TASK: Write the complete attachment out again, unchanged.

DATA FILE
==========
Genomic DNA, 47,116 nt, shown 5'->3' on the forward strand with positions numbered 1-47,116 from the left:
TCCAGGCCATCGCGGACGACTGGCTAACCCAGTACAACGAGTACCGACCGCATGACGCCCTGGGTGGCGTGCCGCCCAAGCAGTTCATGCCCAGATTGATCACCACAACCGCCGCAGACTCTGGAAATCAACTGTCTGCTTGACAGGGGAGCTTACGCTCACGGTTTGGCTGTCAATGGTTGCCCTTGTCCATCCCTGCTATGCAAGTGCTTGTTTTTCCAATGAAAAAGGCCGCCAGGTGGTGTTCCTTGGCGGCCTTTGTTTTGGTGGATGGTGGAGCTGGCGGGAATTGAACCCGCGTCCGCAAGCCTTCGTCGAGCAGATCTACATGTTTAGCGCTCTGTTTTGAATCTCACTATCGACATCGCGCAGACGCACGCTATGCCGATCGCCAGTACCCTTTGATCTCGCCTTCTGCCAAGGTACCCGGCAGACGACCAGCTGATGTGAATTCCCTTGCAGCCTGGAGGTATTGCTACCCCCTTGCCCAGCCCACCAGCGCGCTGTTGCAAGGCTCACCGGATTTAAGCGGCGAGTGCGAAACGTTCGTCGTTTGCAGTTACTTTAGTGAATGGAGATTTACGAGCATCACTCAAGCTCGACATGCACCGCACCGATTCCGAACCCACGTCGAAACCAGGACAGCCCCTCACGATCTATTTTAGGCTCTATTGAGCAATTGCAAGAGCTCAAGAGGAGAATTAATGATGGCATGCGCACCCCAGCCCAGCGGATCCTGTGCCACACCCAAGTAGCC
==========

Genomic DNA, 47,116 nt, shown 5'->3' on the forward strand with positions numbered 1-47,116 from the left:
TCCAGGCCATCGCGGACGACTGGCTAACCCAGTACAACGAGTACCGACCGCATGACGCCCTGGGTGGCGTGCCGCCCAAGCAGTTCATGCCCAGATTGATCACCACAACCGCCGCAGACTCTGGAAATCAACTGTCTGCTTGACAGGGGAGCTTACGCTCACGGTTTGGCTGTCAATGGTTGCCCTTGTCCATCCCTGCTATGCAAGTGCTTGTTTTTCCAATGAAAAAGGCCGCCAGGTGGTGTTCCTTGGCGGCCTTTGTTTTGGTGGATGGTGGAGCTGGCGGGAATTGAACCCGCGTCCGCAAGCCTTCGTCGAGCAGATCTACATGTTTAGCGCTCTGTTTTGAATCTCACTATCGACATCGCGCAGACGCACGCTATGCCGATCGCCAGTACCCTTTGATCTCGCCTTCTGCCAAGGTACCCGGCAGACGACCAGCTGATGTGAATTCCCTTGCAGCCTGGAGGTATTGCTACCCCCTTGCCCAGCCCACCAGCGCGCTGTTGCAAGGCTCACCGGATTTAAGCGGCGAGTGCGAAACGTTCGTCGTTTGCAGTTACTTTAGTGAATGGAGATTTACGAGCATCACTCAAGCTCGACATGCACCGCACCGATTCCGAACCCACGTCGAAACCAGGACAGCCCCTCACGATCTATTTTAGGCTCTATTGAGCAATTGCAAGAGCTCAAGAGGAGAATTAATGATGGCATGCGCACCCCAGCCCAGCGGATCCTGTGCCACACCCAAGTAGCC